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Science program 'Newton's Apple' is fun, informative

Ira Flatow (rhymes with Plato) is a self-admitted ham who looks a little like Groucho Marx and does a pretty fair imitation of the late comedian. But in his role as host of a new science series - Newton's Apple(PBS, Saturdays, starting Oct. 15, 7-7:30 p.m., check local listings for day and time)m - Flatow wants it known that he is also serious about science, albeit science with a sense of humor.

In an interview, Mr. Flatow, a graduate engineer, explains that he is on leave from his role as science reporter for National Public Radio's ''All Things Considered'' and ''Morning Edition.''

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''I expect to be accused of trivializing science,'' he says. ''But despite the fact that we try to make science interesting and amusing, I do not intend to allow ''Newton's Apple'' to become the ''That's Incredible'' of PBS. My role as a kind of gatekeeper is to make sure that every show makes good, sound, scientific points. It may be fun, but it'll be the truth.''

I have previewed the first two of the 13-week series and what Ira Flatow says is true. The shows are rewarding fun. It takes a few moments before the viewer realizes that his host is totally devoid of Sagan-like pomposity and refuses to accept any distance between science and ordinary people. Most of the topics covered are things that fascinate most of us, and Mr. Flatow gives us the answers to the questions that are so obvious we are often afraid to ask them.

Example: What is fiber optics? How much of our body weight is actually fat? Why do we get goose bumps? What is a voice print? Why does a curve ball curve? In explaining voice prints, Mr. Flatow show us Julia Child introducing herself, then has an impersonator imitate her voice, proving for all time that Julia is absolutely inimitable.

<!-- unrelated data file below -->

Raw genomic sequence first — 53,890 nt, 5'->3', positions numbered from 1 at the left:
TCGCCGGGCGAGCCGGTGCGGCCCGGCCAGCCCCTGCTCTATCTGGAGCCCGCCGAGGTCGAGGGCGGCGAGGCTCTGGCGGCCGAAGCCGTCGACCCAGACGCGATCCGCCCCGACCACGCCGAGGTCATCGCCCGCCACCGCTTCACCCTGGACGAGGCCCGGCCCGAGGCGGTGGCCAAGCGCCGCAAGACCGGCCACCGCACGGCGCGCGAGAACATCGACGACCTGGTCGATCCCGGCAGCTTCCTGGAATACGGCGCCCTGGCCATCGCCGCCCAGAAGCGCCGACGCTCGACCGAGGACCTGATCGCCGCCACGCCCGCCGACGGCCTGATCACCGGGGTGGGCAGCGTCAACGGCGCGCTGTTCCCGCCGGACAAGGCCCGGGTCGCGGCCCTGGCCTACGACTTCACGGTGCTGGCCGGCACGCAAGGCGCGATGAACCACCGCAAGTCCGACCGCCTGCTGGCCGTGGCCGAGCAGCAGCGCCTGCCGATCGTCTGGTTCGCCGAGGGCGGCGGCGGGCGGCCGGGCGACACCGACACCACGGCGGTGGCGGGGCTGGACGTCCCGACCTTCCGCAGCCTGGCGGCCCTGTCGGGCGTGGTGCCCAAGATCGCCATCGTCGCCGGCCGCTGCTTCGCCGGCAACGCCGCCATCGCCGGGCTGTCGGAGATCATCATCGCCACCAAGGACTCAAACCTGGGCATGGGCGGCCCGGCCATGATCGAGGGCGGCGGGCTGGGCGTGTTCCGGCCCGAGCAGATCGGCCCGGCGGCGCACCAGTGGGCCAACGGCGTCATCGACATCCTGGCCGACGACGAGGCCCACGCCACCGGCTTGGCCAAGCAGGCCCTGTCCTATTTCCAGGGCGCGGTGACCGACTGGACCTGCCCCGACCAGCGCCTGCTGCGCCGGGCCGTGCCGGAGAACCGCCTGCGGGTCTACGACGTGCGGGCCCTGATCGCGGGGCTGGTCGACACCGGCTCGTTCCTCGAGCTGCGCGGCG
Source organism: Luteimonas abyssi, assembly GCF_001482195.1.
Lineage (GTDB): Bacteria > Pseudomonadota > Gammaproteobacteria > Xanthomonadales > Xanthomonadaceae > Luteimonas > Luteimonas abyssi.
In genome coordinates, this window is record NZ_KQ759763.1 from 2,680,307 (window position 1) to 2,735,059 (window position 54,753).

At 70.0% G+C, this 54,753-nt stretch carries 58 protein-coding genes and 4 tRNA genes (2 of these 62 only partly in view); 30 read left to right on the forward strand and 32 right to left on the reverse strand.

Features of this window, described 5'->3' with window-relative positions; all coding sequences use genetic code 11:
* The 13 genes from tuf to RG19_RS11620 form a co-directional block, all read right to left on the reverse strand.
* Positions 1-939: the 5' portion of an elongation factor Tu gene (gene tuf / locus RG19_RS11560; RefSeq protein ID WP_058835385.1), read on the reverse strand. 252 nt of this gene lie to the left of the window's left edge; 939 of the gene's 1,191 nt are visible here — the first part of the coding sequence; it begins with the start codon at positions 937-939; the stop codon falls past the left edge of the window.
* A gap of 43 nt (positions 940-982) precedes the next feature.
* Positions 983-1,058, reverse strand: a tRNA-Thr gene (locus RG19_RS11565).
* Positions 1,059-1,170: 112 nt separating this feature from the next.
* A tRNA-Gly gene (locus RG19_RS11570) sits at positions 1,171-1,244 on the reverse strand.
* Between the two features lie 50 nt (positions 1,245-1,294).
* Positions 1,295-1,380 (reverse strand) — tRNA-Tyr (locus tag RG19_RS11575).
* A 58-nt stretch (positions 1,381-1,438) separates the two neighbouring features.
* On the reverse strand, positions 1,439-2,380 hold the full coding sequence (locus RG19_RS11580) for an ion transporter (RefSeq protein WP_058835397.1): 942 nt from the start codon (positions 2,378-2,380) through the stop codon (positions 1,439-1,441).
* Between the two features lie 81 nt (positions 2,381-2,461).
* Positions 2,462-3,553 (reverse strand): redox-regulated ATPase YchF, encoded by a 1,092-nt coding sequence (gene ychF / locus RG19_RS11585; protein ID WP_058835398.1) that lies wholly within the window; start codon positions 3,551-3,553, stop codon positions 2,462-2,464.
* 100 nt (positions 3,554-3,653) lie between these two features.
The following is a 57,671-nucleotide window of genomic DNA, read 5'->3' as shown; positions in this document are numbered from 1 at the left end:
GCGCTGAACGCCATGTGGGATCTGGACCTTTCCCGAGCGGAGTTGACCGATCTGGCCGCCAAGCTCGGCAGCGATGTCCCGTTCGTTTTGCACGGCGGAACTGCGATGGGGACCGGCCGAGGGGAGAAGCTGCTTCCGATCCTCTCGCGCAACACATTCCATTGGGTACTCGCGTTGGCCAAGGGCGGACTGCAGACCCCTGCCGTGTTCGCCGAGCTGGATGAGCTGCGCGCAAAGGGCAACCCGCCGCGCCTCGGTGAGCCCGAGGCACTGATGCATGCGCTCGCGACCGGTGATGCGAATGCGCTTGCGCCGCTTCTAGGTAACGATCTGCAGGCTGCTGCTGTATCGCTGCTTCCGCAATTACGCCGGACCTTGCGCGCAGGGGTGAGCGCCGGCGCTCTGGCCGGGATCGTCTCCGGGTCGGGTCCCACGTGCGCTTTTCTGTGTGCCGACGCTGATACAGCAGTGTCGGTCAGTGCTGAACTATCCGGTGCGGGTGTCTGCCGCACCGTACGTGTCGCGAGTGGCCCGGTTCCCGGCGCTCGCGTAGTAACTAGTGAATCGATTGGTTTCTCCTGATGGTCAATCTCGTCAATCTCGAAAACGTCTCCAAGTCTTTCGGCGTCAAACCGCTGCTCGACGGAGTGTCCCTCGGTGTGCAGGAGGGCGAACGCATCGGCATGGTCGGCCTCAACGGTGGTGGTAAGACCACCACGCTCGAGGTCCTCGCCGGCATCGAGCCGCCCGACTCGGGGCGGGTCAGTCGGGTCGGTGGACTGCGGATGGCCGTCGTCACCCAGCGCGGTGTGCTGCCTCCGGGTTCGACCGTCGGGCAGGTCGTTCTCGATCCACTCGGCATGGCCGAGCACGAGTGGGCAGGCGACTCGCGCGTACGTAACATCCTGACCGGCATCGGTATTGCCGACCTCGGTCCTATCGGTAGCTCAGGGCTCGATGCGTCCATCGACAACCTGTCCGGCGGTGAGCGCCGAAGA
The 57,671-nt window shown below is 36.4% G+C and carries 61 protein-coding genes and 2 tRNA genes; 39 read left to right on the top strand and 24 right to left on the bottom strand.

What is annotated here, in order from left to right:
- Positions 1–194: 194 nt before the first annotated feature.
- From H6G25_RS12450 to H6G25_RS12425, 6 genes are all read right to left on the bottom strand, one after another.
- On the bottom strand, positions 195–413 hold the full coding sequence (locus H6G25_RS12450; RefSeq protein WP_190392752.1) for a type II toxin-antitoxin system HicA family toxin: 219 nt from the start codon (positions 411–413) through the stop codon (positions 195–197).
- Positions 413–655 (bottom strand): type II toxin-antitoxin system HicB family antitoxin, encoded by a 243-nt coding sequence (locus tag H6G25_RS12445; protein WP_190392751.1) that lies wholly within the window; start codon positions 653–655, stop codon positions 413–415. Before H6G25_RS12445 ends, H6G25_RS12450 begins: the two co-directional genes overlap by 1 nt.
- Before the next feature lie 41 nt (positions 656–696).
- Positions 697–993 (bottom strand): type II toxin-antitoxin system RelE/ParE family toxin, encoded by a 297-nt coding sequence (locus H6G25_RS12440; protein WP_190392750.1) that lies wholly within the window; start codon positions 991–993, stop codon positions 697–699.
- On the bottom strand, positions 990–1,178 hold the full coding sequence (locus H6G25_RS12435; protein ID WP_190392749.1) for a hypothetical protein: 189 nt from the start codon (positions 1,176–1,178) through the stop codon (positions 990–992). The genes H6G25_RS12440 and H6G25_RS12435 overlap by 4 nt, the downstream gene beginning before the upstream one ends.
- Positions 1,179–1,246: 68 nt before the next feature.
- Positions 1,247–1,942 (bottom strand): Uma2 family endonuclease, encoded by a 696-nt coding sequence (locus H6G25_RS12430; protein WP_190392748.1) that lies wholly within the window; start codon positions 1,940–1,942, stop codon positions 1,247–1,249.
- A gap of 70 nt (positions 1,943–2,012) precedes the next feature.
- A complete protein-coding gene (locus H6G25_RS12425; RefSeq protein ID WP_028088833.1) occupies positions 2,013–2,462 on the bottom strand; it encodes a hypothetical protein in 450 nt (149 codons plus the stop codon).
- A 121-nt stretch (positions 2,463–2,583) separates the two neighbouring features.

You'll find the answers to all of those questions in the first two shows, and in later programs there will be answers to such questions as: What is life like on a space shuttle? What makes our ears pop? How do video games and holograms work? Why does peeling onions make you cry? What is a black hole?

Most of the segments begin with a question from a person in the studio audience or a letter from a viewer. Then the answer is usually a carefully prepared visual response. Although many of the questions may seem superficially trivial, the fact is that they often lead to serious scientific information. The only part of the show specifically designed to titillate is called ''Cocktail Party Trivia,'' which contains such odd data as the fact that pigeons can't walk and see at the same time. The triviality is just a bit redundant, since most of the items used seem to be no less important than the ''nontrivia'' on the rest of the show.

Mr. Flatow is often an active participant in the show's activities. So be prepared to see him swim with dolphins, pitch curve balls with Ron Guidry, take a test training mission with the astronauts. And if all this sounds like a fine Saturday morning kiddie show, rest assured that adults (especially those who retain a sense of childlike curiosity) will be entranced as well.